Louie B. Nunn Center for Oral History

Interview with Brian Crutchfield, July 23, 2020

Louie B. Nunn Center for Oral History, University of Kentucky Libraries
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00:00:03 - Path to his career at Tennessee Valley Authority (TVA)

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Partial Transcript: Uh, the following is an oral history interview conducted as part of the Tennessee Valley Authority Retirees Association Oral History Project.

Segment Synopsis: Crutchfield begins the interview by discussing his path to working with the TVA. Prior to working for TVA, he was a regional field representative for the Appalachian Bioregion for the National Center for Appropriate Technology. Their purpose there was to introduce and develop appropriate technologies in communities in that region. He conducted several presentations and was able to award grants to several communities. In his work, he was introduced to a few TVA workers and discussed the importance of appropriate technology. TVA expressed an interest in creating a position in appropriate technology and encouraged Crutchfield to apply. He was accepted to the position in December of 1978. Crutchfield explains that appropriate technology is choosing technology that is best fit to meet needs of the community.

Keywords: Appalachian Bioregion; Applications; Boone (N.C.); Cultural use; E.F. Schumacher; Funds; Highlander Center; Interviews; Job applications; Jobs; National Center for Appropriate Technology; North Carolina; Positions; Regional field representatives; Small communities; Tennessee Valley Authority (TVA)

Subjects: Appropriate technology; Careers; Communities; Grants; Technology; Tennessee Valley Authority; Villages

GPS: Boone (N.C.)
Map Coordinates: 36.211389, -81.668611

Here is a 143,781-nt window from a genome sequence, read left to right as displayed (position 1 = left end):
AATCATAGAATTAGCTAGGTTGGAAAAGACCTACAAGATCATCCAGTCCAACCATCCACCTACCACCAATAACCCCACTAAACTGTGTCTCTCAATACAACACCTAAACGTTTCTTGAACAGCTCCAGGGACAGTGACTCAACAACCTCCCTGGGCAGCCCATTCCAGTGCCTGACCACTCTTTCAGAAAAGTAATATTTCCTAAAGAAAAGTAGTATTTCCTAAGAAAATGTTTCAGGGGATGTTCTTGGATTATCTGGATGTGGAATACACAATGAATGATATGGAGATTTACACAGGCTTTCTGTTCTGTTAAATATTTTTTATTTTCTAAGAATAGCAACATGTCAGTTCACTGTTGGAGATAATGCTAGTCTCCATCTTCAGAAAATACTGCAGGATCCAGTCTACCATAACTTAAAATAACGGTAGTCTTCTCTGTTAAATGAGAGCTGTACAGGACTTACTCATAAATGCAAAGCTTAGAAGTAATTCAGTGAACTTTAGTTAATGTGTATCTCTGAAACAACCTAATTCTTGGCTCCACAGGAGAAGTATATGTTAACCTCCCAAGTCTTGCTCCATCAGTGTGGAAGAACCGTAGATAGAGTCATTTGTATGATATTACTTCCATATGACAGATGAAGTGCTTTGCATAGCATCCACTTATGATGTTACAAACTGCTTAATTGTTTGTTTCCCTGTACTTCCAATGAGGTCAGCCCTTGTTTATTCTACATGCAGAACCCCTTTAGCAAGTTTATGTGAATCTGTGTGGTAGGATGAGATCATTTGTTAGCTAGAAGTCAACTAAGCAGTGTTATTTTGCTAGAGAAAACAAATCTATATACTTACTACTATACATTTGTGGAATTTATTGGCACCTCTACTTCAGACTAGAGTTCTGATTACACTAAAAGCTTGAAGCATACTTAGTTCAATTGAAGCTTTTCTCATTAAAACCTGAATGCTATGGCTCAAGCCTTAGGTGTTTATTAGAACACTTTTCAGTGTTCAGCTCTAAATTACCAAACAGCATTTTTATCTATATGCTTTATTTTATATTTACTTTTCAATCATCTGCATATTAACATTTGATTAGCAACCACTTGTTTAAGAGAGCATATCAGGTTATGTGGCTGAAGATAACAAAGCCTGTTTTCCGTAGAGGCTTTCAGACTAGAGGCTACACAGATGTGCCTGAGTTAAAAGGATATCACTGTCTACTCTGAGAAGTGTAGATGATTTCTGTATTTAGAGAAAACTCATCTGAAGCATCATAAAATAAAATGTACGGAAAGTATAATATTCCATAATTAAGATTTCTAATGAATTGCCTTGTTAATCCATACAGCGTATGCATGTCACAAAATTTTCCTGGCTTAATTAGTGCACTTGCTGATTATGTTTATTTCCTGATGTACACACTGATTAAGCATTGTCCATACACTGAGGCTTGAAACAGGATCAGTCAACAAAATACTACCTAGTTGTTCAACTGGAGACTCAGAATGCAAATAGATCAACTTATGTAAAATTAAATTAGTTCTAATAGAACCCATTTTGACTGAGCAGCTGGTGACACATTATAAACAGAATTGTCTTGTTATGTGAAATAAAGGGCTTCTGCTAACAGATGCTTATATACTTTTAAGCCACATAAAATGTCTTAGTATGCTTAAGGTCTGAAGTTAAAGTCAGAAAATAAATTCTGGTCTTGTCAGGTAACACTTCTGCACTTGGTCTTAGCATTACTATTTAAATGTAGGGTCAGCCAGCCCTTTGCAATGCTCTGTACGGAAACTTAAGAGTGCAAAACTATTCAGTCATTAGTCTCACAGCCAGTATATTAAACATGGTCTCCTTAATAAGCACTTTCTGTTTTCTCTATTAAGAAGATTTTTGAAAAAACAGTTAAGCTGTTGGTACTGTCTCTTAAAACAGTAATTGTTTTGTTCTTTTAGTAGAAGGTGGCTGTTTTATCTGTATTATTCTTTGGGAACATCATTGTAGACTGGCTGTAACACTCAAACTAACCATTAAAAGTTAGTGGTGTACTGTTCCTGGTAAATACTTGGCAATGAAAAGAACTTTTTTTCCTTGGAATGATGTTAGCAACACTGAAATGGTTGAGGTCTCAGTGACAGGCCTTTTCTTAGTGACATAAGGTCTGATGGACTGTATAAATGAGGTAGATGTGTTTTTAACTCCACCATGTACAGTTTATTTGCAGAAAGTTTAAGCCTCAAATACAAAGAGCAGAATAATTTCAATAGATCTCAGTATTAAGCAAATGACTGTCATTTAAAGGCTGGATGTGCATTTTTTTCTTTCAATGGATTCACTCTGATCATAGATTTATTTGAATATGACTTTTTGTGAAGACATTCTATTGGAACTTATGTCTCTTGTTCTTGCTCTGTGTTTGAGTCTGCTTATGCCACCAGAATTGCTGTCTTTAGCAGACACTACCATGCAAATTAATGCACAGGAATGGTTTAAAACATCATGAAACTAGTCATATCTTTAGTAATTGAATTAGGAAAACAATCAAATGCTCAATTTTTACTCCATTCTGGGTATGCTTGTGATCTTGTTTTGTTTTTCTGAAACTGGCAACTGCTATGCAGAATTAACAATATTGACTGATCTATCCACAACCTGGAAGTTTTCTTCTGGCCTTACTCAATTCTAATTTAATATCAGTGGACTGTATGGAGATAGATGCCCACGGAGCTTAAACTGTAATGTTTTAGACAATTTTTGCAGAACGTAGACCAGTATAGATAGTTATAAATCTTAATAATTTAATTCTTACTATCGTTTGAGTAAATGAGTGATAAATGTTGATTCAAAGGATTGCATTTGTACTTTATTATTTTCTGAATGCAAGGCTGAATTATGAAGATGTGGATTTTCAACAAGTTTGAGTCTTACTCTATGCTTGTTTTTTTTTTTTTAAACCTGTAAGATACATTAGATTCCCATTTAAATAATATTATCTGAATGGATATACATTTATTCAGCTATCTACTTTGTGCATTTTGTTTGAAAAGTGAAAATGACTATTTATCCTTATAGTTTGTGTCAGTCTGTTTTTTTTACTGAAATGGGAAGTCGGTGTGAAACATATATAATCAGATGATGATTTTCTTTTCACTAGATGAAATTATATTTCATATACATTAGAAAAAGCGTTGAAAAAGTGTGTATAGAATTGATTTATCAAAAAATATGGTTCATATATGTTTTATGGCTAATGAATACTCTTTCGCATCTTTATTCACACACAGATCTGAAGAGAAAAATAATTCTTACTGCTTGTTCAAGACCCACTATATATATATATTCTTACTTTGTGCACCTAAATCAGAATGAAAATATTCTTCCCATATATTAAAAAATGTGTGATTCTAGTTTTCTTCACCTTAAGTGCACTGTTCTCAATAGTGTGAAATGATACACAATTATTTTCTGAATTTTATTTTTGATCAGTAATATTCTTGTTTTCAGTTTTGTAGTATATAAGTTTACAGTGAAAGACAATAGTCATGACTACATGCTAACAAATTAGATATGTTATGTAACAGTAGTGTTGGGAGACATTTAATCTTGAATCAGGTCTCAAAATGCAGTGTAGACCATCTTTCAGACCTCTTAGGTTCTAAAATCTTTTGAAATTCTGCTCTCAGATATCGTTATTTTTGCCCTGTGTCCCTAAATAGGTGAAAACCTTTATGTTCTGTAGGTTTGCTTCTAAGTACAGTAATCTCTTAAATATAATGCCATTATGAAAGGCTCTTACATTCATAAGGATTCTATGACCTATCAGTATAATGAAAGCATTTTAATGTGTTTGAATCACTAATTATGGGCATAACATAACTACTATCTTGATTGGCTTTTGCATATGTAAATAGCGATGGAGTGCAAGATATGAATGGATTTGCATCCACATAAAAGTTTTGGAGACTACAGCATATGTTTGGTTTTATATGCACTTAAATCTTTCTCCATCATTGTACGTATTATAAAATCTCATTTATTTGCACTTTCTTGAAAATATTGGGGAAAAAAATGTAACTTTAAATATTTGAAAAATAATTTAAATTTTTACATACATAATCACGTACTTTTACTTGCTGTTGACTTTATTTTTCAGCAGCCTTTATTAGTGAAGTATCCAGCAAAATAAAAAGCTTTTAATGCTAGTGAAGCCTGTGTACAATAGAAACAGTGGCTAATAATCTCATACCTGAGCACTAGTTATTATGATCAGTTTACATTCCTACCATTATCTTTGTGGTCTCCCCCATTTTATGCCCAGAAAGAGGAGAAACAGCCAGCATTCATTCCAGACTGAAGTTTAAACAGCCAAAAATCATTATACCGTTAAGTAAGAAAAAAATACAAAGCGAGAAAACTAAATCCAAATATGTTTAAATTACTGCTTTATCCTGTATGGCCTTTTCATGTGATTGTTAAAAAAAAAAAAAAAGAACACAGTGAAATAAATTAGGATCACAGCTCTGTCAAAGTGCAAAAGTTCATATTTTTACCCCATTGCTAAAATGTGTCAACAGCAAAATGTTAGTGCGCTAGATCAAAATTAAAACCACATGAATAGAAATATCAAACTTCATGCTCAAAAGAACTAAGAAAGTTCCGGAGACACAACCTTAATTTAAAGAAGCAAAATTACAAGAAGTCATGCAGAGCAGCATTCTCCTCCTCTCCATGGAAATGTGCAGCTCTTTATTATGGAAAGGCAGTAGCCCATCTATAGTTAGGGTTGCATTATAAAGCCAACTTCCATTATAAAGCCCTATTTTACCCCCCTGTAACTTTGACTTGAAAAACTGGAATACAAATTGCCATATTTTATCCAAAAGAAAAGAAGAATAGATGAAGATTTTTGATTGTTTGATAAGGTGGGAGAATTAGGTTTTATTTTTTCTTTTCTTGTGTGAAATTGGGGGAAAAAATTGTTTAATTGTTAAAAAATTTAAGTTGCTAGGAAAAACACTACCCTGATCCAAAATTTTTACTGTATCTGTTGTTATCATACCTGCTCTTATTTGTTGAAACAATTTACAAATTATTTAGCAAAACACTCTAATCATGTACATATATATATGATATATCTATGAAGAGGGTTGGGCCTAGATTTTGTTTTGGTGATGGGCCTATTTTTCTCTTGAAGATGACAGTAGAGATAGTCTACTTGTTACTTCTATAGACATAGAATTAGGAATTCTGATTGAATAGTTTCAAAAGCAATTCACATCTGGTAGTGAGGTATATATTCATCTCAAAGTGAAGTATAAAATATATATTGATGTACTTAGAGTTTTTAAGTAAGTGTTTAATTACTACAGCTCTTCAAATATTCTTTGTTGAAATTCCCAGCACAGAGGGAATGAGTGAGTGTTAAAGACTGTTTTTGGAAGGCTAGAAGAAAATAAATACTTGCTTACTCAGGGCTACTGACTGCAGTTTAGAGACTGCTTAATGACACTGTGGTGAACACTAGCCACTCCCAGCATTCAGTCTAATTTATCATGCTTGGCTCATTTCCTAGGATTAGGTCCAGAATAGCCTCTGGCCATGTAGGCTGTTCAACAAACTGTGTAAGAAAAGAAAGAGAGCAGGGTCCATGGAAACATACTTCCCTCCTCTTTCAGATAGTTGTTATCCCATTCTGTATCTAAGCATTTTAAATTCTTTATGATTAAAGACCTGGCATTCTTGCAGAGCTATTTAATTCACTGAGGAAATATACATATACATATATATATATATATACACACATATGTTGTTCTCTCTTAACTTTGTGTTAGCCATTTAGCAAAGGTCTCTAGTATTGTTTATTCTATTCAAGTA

00:05:55 - Need for appropriate technology in Tennessee Valley

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Partial Transcript: I can see how, as you indicated, appropriate technology might be, uh, useful or, uh, relevant for developing countries...

Segment Synopsis: Crutchfield explains that, although the United States is considered a developed country, certain areas of the Tennessee Valley are underdeveloped, especially along the river and in the mountains. TVA introduced resource development in building dams and bringing new agricultural products. Other areas like Nashville and Memphis were able to develop on their own as they were more heavily populated. In counties with under 30,000 people, they require a lot of help to get started. TVA used multiple methods of development in each community, all with the goal of making the area more self-sustaining.

Keywords: Agricultural products; Appalachian Regional Commission (ARC); Chattanooga (Tenn.); Growth; Knoxville (Tenn.); Mandates; Memphis (Tenn.); Nashville (Tenn.); Poor counties; Populations; Regions; Resource development; Small communities; Tennessee Valley Authority (TVA); Underdeveloped communities; Wartime

Subjects: Appropriate technology; Communities; Developed countries; Developing countries; Sustainable development; Tennessee Valley Authority; United States

GPS: Knoxville (Tenn.)
Map Coordinates: 35.9617, -83.9232
GPS: Nashville (Tenn.)
Map Coordinates: 36.162222, -86.774444
GPS: Chattanooga (Tenn.)
Map Coordinates: 35.045556, -85.267222
GPS: Memphis (Tenn.)
Map Coordinates: 35.1175, -89.971111
00:08:14 - Thoughts about TVA at 50 years

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Partial Transcript: So here comes, uh, Brian Crutchfield, being hired at TVA, in uh, 19, uh, 78 as the first, uh, person to specialize in, in this area.

Segment Synopsis: In his time at the TVA, they were focusing on telling their story, trying to show what integrated resource management was all about. In his first three years there, Crutchfield considered building a sustainable village as a permanent facility. While that plan did not work out, they ended up retrofitting two barges to hold the history of TVA in managing dams for industry and flood prevention. They also included agricultural history and farming techniques. When they had access to technology, they worked to contact companies to work with them. On TVA's fiftieth anniversary, they took the barges up and down the river, visiting various communities that they had helped in the past. They were having boosters coming in from all over the country. Crutchfield spent much of his first three years sitting down with others needing advice. Crutchfield describes TVA as a successful socialist project, created by the United States government.